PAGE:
Human trafficking a burning issue, finds place in manifesto

Human trafficking a burning issue, finds place in manifesto

The Dravida Munnetra Kazhagam (DMK) manifesto for the upcoming Lok Sabha elections has included a comprehensive legislation to curb human trafficking. The 41st point in the manifesto that was launched a few days ago mentions the party’s commitment to bring a law to curb trafficking, including sex trafficking, bonded labour and trafficking of human for smuggling organs.

Talking to The Federal, Tiruchi Siva, DMK, Member of Parliament, Rajya Sabha, who was part of the committee that prepared the manifesto, said that the issue of trafficking applies for the whole of India, even as the state of Tamil Nadu especially Chennai has been a major point of transit for trafficking. He added, “This has been a vital issue and we in DMK are committed to give voice to the voiceless. Thousands suffer due to trafficking and it is not restricted to a particular state. We need to combat it with a holistic legislation.”

He added that the point has been included because manifestos are not just about issues that secure votes. “It is a heinous crime and it affects the most marginalised section of people,” he said.

According to activists working towards preventing trafficking, India is a source and destination country for trafficking, indicating an urgent need to contain the crime through legislations. M Devasitham, associate director, strategic development, International Justice Mission, pointed out that it is the third on the list of crimes after illegal sale of drugs and weapons both in India and across the world. He said that the shadow of trafficking is growing in India, thanks to technology and a well-coordinated network of perpetrators. He said, “Between 2015 and 2016, there was a rise of 18 per cent in the number of cases of human trafficking registered in the country. The 2016 data of the National Crime Records Bureau revealed that 8000-odd cases of human trafficking were registered across India. The rate is growing every year and if not contained, it can turn into an alarming situation.”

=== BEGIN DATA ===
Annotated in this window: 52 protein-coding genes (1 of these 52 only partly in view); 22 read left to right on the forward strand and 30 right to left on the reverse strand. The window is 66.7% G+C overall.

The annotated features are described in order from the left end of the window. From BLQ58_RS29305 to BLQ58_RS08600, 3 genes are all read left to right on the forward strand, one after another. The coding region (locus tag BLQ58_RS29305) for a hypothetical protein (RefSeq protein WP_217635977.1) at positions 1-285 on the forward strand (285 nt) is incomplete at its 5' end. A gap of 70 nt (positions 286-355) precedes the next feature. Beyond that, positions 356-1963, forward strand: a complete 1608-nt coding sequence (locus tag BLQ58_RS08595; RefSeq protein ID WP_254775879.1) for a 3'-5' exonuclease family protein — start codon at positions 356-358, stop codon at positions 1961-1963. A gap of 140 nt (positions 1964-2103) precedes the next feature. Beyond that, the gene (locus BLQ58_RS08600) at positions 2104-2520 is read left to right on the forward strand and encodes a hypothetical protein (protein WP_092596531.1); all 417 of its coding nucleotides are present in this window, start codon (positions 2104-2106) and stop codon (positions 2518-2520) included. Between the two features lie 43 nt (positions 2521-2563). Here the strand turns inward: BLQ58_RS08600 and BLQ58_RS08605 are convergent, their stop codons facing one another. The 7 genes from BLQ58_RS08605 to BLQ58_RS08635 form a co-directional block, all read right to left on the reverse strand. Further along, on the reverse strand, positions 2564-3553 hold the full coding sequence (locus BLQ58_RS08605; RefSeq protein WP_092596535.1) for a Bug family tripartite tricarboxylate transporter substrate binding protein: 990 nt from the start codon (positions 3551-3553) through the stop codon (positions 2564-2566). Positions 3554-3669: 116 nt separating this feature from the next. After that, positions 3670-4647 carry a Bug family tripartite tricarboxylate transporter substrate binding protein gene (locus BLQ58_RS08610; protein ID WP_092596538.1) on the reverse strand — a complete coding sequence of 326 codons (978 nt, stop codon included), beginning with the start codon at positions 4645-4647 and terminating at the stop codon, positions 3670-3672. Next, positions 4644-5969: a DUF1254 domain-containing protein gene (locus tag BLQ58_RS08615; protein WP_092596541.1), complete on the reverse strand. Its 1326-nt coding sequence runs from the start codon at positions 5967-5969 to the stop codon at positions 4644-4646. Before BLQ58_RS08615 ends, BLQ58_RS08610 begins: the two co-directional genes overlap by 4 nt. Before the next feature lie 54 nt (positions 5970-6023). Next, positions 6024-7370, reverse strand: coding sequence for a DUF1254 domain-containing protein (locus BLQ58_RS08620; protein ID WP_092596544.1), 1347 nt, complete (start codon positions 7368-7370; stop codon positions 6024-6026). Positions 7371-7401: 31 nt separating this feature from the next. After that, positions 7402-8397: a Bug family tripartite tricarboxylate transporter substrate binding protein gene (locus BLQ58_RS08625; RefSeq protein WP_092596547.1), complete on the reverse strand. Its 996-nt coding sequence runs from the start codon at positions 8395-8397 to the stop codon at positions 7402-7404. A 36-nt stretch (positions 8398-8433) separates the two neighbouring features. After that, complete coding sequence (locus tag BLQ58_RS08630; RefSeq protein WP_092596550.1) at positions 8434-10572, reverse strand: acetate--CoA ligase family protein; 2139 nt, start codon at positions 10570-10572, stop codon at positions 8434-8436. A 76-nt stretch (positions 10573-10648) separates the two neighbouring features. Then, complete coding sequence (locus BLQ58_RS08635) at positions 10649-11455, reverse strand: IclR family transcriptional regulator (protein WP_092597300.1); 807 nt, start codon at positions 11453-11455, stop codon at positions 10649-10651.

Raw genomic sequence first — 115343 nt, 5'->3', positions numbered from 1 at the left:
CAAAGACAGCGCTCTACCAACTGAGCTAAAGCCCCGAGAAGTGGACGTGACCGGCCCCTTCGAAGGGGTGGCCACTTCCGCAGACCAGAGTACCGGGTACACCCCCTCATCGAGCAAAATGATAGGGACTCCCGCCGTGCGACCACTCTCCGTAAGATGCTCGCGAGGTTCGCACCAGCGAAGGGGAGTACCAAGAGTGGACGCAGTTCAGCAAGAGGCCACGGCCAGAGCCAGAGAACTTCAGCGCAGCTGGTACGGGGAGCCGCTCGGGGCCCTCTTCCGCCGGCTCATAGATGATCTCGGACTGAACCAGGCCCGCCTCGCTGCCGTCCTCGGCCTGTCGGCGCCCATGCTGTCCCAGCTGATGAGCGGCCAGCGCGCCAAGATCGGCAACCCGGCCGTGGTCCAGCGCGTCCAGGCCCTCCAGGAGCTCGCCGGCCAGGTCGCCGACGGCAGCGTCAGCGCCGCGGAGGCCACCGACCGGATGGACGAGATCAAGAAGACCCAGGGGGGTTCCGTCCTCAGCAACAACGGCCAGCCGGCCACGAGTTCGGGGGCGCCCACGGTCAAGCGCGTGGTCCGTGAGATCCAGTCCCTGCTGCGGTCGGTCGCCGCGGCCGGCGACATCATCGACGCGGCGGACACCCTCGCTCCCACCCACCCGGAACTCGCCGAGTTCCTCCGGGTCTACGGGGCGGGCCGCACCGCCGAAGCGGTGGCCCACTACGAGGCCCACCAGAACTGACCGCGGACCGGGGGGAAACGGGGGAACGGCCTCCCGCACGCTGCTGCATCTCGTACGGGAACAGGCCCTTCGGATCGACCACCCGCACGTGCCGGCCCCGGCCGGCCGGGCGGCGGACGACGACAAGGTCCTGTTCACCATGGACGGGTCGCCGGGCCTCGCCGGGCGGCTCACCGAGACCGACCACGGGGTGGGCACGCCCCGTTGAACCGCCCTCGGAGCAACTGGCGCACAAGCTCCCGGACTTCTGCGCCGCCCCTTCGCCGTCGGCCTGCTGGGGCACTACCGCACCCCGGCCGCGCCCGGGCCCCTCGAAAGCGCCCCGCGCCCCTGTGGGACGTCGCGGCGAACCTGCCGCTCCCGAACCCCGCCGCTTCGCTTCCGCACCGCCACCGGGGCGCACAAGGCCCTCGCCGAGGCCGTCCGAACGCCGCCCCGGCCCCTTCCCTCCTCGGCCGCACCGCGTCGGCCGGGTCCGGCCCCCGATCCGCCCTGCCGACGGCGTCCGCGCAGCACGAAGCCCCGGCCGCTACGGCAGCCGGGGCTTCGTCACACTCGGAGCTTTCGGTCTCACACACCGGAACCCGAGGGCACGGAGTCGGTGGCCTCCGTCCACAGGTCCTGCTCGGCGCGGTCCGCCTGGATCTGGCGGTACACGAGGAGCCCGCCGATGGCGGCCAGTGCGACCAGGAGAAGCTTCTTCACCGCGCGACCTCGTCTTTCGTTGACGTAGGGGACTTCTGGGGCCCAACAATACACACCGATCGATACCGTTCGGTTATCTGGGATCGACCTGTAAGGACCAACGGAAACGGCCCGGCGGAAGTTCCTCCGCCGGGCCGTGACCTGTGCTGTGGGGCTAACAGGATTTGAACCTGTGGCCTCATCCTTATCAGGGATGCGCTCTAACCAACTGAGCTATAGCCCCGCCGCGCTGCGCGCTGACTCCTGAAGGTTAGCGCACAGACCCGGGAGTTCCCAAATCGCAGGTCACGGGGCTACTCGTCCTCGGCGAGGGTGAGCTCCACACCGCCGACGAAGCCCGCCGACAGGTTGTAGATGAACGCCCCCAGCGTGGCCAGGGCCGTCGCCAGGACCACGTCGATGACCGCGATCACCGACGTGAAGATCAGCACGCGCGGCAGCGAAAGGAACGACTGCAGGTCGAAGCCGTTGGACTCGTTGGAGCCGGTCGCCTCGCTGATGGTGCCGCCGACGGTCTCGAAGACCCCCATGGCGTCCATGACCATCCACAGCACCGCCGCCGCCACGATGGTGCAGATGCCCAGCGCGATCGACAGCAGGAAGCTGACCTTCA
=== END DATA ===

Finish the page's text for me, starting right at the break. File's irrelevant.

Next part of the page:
West Bengal tops as the source point with most number of people trafficked for sex work and bonded labour and Tamil Nadu is the second, as per the records, he said. Meagre wages and long hours of work make the poor easy victims of trafficking. He added, “In Tamil Nadu, trafficking has spread to several industries, unlike earlier when it was restricted to a few like brick kilns. People trafficked are often not aware of their destination and they are often sent to work in cities like Bengaluru, Hyderabad and Chennai, all the way from places like Odisha or Jharkhand.”

Sharon Jabez, associated director, media and communication, IJM, pointed out while bonded labour is the most common form of trafficking, sex work fetches the most profits. She added, “However, we have observed that it is not now restricted to a poor or marginalised group. Even the middle class families are at risk, going by the profile of missing children. Trafficking is hitting us very close and we have to be ahead of the traffickers.”

While the much touted The Trafficking of Persons (Prevention, Protection and Rehabilitation) Bill, 2018 has lapsed, experts argue that it was still in the best of interests of the vulnerable sections. Devasitham said, ”It had an excellent regulatory aspect with district level committee to monitor activities that stressed a lot on prevention. Any bill addressing trafficking should be both regulatory and reactionary.”

Acknowledging the bill, Tiruchi Siva said that the proposed bill would be studied before any further step is taken by the party to moot a legislation.

In Thiruttani near Thiruvallur, Tamil Nadu, Shanmugam (40), a farm labourer who spent five years in a brick kiln in Vellore as a bonded labour along with his wife and two children, is one of the many who is heaving a sigh of relief. Shanmugam was held captive for Rs 5000 loan that he availed from the kiln owner for his sister’s marriage. He was rescued during a raid by officials in 2013  “We need a strong legislation to stop this once for all. The plight of people like me is unimaginable. We go through torture, abuse and endure hunger and poverty, despite working hard. The government officials are doing a lot to rescue us and with a strong legislation, they will be ably supported,” he said.

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